Mar 11

Mono and Java on the iPhone

Comic, Java, Tech, iPhone with tags: 15 Comments »

Mono Java iPhone

Talking with code is powerful. Miguel posted screenshots of Mono running on the iPhone whereas Sun talked about Java running on it.

I always feel like I would like a reason to get into Mono, but never find one.

Mar 08


Comic, Java, Mobile, Tech, iPhone 6 Comments »


Paul Krill reported that Sun has looked at the iPhone SDK and thinks that it can port Java to the iPhone. It will be placed up on AppStore as an application, so I wonder what the user experience will be for apps that actually run Java, especially for the first time on a phone that doesn’t have it installed.

Don’t get me wrong, I want Java on the phone, just like I want full RubyCocoa, PyCocoa, CocoaJS, and any other language that you fancy.

Background Processes

So, the iPhone doesn’t allow background processes:

Only one iPhone application can run at a time, and third-party applications never run in the background. This means that when users switch to another application, answer the phone, or check their email, the application they were using quits.

This makes me worry about Java too. Startup has never been a good point of the JVM. If I flip to a Java app am I going to have to wait for the bugger to startup? Is there going to be a way to load one VM and keep it loaded (doesn’t seem like it).

It seems like this is just a guideline and not a firm issue:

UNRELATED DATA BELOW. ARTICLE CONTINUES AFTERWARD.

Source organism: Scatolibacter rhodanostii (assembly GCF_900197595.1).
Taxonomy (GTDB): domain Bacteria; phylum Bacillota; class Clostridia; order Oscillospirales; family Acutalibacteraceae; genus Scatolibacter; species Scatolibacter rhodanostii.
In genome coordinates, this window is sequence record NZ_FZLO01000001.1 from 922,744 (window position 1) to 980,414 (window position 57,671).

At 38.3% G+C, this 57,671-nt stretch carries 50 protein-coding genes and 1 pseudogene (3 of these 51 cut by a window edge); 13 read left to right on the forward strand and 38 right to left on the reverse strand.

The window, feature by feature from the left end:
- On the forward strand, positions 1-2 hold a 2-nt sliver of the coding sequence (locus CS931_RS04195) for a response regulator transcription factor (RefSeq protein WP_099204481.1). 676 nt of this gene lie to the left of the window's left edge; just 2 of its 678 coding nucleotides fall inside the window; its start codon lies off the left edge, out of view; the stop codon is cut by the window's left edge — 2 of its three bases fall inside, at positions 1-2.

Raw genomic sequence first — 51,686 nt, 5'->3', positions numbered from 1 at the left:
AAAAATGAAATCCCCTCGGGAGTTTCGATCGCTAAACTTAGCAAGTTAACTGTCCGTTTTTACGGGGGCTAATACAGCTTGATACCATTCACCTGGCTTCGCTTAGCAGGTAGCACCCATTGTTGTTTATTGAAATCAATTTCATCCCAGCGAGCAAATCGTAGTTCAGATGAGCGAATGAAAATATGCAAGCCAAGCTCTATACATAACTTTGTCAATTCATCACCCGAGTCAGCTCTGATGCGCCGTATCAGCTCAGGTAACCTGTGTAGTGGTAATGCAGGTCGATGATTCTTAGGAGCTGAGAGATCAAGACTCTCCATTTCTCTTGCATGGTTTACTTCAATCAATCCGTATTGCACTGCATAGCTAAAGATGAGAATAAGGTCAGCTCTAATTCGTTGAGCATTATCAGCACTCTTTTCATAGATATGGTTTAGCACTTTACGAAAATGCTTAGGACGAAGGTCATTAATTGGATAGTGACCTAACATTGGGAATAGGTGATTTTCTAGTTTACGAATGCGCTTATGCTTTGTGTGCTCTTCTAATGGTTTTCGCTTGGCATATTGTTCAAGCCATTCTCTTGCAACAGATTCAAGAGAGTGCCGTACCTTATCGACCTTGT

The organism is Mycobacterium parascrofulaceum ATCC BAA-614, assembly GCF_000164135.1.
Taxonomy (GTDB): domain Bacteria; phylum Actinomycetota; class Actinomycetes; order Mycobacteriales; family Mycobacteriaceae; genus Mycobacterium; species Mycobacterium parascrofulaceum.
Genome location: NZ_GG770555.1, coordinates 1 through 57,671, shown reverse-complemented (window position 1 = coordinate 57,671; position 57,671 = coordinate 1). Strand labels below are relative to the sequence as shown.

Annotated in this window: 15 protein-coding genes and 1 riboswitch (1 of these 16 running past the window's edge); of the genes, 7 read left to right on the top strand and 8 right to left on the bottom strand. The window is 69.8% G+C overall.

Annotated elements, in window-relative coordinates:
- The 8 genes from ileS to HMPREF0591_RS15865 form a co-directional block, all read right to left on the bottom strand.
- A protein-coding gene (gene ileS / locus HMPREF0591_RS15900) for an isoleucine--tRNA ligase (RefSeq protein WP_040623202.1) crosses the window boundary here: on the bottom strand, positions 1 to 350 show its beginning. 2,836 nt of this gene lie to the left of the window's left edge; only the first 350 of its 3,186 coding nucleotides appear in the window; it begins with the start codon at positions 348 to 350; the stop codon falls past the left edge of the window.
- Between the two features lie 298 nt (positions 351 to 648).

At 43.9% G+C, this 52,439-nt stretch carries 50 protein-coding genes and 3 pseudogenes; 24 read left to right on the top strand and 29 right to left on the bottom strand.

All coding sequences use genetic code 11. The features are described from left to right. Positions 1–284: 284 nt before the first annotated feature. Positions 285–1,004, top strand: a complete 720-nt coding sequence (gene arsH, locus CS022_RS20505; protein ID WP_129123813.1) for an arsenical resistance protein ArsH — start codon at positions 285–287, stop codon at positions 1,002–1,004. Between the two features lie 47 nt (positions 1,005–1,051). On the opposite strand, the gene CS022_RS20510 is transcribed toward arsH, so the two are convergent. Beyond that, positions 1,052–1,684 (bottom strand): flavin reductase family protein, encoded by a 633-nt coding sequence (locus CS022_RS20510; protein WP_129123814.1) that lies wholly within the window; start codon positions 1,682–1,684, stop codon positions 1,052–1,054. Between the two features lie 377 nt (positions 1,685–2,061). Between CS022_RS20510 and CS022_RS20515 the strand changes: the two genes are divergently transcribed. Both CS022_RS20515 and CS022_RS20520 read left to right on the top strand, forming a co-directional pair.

I’m a programmer and I just tried it [using the iPhone SDK] and you can keep your app running in the background in the normal way ApolloIM and iFob do it. I.e. overriding applicationSuspend.

Even more worrying though is this part of the developer agreement:

3.3.2 An Application may not itself install or launch other executable code by any means, including without limitation through the use of a plug-in architecture, calling other frameworks, other APIs or otherwise. No interpreted code may be downloaded and used in an Application except for code that is interpreted and run by Apple’s Published APIs and built-in interpreter(s).

Although it has been suggested that this is to stop non AppStore code, it seems to go a lot further than that.

Open source and the iPhone

Also, Mark Pilgrim has written up thoughts on whether iPhone apps can be GPL:

Since all iPhone apps must be distributed through a third-party (Apple’s “App Store”), that would make Apple the “distributor.” Which would mean that Apple — acting as the distributor of GPL-licensed object code — must provide source code or a written offer to provide source code. It’s analogous to a Linux distribution — they distribute binaries of upstream GPL programs, so they need to host the source code as well.